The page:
Branching out: Practice area pivots that make sense
Let’s face it — we’re in uncharted territory. No attorney has experienced anything on the scale of the current COVID-19 pandemic. And it’s no wonder that many feel disoriented and are struggling to navigate this new reality. For attorneys at solo and small law firms, during what is likely to be a prolonged period of uncertainty, being nimble and adaptive is critical.
The economic toll being exacted by COVID-19 is particularly harsh for attorneys who focus in certain practice areas. As the vast majority of people in the U.S. continue to shelter-in-place, for most, daily commutes now consist of a short walk to a makeshift desk at the kitchen table as motor vehicles sit idle in driveways. Consequently, traffic accidents have dramatically decreased in cities like Los Angeles which means personal injury attorneys likely aren’t receiving anywhere near the normal volume of calls from clients who have suffered injuries in crashes and collisions.
Additionally, crime rates are down across the U.S., with many large cities reporting far fewer arrests for everything from drunk driving and drug possession charges to violent crimes like robberies and murders. The result? The phones of previously in-demand criminal defense attorneys are now silent.
Expanding your practice area horizons
With so much changing so quickly, attorneys at solo and small law firms may be at a loss for how to weather this unpredictable storm, much less predict how long it will last. When will people be able to return to work? What about eat out at restaurants or grab a drink with friends? The truth is that no one knows exactly when things will return to normal or even what that new normal will look like in the short or long term. The other hard truth centers on attorneys needing to be able to adapt and discover new ways to use their skills — to potentially expand into other practice areas where demand is likely to remain strong or even surge.
If you are an attorney who primarily handles personal injury claims, criminal defense matters or family law cases – it’s wise to make a contingency plan now and explore your options. While demand, at least in the short term, is likely to ebb in these types of practice areas, other areas of the law will likely experience a significant increase.
Factors to consider
What does this mean for you and your business? If you aren’t seeing the volume of car accident cases you need to sustain your practice, it may be wise to consider adding another practice area to your list of offerings. If divorce cases are temporarily stalled, you may want to expand your focus to include a practice area that is in more high demand.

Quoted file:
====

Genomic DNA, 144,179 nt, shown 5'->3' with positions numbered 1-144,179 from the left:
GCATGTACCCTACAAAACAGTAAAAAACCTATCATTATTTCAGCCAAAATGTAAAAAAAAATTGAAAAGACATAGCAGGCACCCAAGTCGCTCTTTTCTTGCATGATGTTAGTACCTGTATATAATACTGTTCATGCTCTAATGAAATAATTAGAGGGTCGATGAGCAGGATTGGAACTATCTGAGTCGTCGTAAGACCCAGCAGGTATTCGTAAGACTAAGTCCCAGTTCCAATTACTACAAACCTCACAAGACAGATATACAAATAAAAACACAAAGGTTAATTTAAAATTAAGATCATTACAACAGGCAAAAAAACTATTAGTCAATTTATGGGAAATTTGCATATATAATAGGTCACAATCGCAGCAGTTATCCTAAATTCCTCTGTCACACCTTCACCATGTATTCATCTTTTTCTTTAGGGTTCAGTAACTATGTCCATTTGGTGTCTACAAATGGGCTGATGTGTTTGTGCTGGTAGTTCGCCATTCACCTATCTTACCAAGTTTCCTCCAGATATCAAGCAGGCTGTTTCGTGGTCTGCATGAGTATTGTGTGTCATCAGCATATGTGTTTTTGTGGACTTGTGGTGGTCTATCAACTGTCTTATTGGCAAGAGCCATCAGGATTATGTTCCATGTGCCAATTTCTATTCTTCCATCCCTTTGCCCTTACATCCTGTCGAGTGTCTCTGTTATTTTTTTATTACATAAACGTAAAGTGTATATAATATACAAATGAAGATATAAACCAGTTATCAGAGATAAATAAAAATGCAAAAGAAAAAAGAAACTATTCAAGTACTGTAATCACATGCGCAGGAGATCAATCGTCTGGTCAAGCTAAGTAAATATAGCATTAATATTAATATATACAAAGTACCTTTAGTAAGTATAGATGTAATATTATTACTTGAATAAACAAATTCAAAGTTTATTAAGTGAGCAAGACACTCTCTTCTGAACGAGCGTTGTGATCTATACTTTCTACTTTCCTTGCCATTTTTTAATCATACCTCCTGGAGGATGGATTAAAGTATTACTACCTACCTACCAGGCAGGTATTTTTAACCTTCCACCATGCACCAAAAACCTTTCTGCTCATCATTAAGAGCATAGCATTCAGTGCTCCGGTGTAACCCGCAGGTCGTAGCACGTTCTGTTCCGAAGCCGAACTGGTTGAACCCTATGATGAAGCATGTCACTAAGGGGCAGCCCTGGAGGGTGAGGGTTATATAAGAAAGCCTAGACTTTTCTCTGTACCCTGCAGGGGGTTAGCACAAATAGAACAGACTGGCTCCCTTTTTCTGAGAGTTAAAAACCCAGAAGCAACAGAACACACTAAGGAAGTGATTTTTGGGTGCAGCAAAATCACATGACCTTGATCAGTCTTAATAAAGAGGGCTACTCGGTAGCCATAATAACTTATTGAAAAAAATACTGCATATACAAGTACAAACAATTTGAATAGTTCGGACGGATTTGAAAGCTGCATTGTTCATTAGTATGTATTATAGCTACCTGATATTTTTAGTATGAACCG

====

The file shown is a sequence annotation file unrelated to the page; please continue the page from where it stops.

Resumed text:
But branching out into another practice area shouldn’t be a rushed or knee-jerk decision. Prior to doing so, it’s wise to contemplate some basic questions. Have you or another attorney at your firm previously handled the matters you’re considering taking on? Does this type of work align with your firm’s value proposition? Being able to answer these types of questions can help you decide if a practice area pivot is the right move for your firm and, if so, the types of matters that make the most sense to pursue.
If you decide to move forward, keep in mind that this change doesn’t necessarily need to be permanent. Rather, think of it as a strategic business move that’s in direct response to the most basic economic principle: supply and demand.
Taking action to drive business
Yes, as an attorney at a solo or small law firm, you may be under more immediate pressure to adapt and change course than a colleague at a midsize law firm. However, with less hierarchy and internal bureaucracy, working at a smaller firm allows you to do so according to your own timeframe and terms and to quickly adjust your plan if needed.
As you work to expand your legal offerings and pivot your practice in a way that aligns with both your short-term and long-term business goals, consult our new guide: Online Marketing Essentials for Small and Solo Firms in Uncertain Times. In it, we provide helpful tips on how to use low-cost digital marketing tactics to win over new clients.